TB at top of the list of killers
Once again that rampant killer TB has claimed the most lives in SA.
Tuberculosis killed 82 821 people in the country in 2009, according to Statistics SA’s latest findings.
It accounted for 14.5 percent out of a total of 572 673 deaths registered with the Department of Home Affairs in 2009.
Stats SA believe that 7 percent of deaths in 2009 went unrecorded. But TB might just be an accomplice. The underlying cause of these TB deaths could be HIV/ Aids.
“HIV/Aids is not a notifiable condition, TB is a notifiable condition.
“It makes it difficult to work out how many people are dying of HIV,” said Kefiloe Masiteng, the deputy director-general of population and social statistics at Stats SA.
Notifiable means a doctor doesn’t need to mark that the patient has HIVAids. Studies, said Masiteng, have suggested that 80 percent of TB sufferers might be infected with HIV/Aids.
On Wednesday Masiteng released the mortality and causes of death in South Africa 2009.
Some of Stats SA’s other findings were more encouraging.
Fewer people died between 2008 and 2009, a trend that began in 2007. Between 2008 and 2009 the total number of deaths declined by 3.8 percent. The latest mortality statistics also reveal that the rate of death is declining among young adults.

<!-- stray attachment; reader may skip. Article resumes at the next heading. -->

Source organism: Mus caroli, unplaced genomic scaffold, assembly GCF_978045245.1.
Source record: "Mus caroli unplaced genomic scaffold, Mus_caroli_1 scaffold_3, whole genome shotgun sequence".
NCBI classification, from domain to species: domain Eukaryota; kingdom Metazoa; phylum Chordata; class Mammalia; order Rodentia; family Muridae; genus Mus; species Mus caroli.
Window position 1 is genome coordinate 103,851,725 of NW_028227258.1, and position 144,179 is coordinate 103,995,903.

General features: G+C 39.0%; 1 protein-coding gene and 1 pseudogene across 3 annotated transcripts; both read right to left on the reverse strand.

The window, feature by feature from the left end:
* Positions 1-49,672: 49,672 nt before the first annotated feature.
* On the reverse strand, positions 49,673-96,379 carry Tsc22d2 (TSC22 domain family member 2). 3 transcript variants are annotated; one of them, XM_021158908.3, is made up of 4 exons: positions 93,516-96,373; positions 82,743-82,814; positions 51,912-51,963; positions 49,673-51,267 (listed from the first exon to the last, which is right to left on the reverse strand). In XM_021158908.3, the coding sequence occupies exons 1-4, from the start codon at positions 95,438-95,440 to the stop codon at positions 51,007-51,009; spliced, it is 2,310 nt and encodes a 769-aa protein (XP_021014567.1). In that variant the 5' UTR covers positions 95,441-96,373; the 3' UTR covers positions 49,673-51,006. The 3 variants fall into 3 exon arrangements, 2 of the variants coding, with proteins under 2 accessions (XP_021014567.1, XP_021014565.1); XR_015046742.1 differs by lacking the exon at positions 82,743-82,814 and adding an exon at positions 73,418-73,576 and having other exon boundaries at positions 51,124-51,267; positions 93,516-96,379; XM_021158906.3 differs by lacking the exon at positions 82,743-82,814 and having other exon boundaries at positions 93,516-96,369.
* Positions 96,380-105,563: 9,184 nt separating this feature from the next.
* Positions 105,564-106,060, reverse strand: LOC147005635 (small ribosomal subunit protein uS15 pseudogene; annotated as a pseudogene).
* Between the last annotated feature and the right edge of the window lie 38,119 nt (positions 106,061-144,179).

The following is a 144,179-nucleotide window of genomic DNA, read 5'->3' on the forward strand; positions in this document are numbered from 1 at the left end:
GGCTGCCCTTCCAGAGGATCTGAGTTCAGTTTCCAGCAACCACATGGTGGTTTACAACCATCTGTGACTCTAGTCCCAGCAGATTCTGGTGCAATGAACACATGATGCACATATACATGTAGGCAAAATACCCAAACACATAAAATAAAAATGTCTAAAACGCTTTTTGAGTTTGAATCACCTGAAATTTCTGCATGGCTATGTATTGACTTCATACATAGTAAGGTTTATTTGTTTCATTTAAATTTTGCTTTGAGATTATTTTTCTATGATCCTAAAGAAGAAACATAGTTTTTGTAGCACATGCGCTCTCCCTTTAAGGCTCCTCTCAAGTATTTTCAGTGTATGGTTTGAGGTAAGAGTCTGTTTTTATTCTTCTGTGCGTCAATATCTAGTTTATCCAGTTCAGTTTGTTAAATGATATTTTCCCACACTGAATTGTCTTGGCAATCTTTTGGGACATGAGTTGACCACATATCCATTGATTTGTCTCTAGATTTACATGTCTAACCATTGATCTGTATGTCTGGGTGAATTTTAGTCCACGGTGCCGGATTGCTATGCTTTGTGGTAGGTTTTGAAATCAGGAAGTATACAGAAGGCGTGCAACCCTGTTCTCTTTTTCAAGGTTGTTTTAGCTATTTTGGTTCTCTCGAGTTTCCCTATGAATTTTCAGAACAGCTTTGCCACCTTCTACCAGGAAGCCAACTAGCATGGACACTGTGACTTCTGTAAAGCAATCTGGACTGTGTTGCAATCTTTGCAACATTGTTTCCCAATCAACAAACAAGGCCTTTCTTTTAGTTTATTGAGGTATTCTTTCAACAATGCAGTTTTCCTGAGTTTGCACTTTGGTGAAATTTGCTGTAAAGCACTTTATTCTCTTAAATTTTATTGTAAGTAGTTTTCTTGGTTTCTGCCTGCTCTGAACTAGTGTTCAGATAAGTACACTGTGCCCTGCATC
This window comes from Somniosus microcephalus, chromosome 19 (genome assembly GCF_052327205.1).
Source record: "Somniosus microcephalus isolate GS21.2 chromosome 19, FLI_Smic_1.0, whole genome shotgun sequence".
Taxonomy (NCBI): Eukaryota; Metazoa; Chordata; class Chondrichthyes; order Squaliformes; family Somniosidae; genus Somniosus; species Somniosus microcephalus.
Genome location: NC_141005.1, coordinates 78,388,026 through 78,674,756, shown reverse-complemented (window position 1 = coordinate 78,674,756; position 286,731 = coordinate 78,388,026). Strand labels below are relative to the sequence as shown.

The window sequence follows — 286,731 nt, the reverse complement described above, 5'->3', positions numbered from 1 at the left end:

Deaths among males aged between 20 and 44 decreased by 6.6 percent and for women of the same age by 9.7 percent.
Also, the disparity in the number of deaths between adult males and females is beginning to even out.
In 1997, males accounted for 56 percent of all deaths. Now the figure is far closer.
“Only in Limpopo are there more female deaths than males,” said Stats SA’s Dr Maletela Tuoane-Nkhasi.
The leading cause of death for young adults in 2009 was TB.
Aids-related deaths increased, according to the study, by 3.1 percent from 2008.
While young adults were showing a decline in mortality, the highest percentage of deaths due to non-natural causes was shown in the 15-19 age group.
Non-natural causes include motor accidents, drownings, murders and electrocution.
However, in 2009, 4 000 fewer people died of non-natural causes than in 1997.
Number two on the death list after TB is “flu and pneumonia”.
But in an attempt to obtain truer figures on HIV/Aids-related deaths, Stats SA has introduced a training programme for doctors to provide more detailed information on death certificates, in particular information on HIV/ Aids infection. - The Star